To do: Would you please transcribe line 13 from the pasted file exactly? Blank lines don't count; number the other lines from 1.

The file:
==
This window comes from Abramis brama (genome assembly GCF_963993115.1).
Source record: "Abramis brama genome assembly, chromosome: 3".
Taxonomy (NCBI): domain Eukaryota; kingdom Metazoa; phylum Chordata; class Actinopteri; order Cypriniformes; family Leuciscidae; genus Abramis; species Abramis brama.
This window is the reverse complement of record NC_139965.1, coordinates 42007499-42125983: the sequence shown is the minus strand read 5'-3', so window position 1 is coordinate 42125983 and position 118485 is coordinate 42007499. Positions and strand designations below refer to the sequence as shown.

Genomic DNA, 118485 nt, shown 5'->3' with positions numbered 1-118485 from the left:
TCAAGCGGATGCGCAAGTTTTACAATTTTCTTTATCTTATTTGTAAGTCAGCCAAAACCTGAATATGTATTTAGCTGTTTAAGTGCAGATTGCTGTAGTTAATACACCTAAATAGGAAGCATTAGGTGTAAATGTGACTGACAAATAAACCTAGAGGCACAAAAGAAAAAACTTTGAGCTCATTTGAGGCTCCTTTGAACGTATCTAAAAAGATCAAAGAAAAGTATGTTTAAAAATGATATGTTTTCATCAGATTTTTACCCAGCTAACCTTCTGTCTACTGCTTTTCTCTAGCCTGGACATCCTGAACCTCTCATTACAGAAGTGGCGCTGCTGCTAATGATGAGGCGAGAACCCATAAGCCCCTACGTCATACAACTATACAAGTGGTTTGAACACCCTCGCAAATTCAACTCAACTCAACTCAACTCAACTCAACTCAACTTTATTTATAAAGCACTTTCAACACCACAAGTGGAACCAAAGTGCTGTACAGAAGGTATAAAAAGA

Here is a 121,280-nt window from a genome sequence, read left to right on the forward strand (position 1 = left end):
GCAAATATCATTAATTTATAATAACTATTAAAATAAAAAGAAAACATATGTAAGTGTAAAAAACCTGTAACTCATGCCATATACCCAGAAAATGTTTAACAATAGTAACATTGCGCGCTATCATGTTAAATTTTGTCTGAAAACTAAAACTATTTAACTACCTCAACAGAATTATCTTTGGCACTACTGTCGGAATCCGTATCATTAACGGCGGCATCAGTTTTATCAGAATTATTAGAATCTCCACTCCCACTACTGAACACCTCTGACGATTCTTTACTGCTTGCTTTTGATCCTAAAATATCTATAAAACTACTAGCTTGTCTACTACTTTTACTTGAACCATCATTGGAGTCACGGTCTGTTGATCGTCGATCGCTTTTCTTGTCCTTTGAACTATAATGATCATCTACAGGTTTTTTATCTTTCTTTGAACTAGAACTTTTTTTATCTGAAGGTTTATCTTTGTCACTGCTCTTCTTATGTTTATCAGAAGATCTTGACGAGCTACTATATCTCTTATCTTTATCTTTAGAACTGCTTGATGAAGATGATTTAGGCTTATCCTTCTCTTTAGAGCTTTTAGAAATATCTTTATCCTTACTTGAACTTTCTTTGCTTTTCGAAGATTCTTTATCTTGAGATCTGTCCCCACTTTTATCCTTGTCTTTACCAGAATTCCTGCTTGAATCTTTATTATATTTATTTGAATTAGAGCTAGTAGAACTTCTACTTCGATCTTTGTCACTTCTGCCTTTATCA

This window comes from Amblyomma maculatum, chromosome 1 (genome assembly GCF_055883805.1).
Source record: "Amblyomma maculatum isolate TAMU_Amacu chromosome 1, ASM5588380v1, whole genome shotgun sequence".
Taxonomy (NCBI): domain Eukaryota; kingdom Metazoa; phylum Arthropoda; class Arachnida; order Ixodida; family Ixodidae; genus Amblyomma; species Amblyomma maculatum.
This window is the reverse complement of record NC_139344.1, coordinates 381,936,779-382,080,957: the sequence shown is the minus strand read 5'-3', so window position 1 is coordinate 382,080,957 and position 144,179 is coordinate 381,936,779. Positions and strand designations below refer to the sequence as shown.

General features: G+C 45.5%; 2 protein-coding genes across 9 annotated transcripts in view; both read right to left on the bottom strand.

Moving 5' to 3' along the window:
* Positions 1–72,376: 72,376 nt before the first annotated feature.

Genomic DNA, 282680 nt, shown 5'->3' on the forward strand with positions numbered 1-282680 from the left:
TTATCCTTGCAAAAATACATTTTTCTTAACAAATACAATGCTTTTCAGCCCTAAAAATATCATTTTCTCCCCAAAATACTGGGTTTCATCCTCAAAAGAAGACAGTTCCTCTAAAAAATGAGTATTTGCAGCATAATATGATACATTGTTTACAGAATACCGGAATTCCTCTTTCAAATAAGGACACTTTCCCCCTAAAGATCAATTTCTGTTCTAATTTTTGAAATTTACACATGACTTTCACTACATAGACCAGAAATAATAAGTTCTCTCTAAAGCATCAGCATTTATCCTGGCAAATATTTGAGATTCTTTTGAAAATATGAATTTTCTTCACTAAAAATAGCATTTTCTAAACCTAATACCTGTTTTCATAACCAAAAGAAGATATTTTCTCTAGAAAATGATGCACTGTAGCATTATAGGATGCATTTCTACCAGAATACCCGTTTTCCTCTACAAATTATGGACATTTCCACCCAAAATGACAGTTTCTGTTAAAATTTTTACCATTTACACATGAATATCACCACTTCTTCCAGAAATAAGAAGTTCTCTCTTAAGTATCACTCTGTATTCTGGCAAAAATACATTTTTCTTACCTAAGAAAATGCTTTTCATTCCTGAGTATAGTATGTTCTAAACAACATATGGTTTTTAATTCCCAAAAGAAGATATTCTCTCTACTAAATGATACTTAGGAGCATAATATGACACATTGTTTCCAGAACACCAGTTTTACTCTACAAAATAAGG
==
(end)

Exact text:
General features: G+C 45.5%; 2 protein-coding genes across 9 annotated transcripts in view; both read right to left on the bottom strand.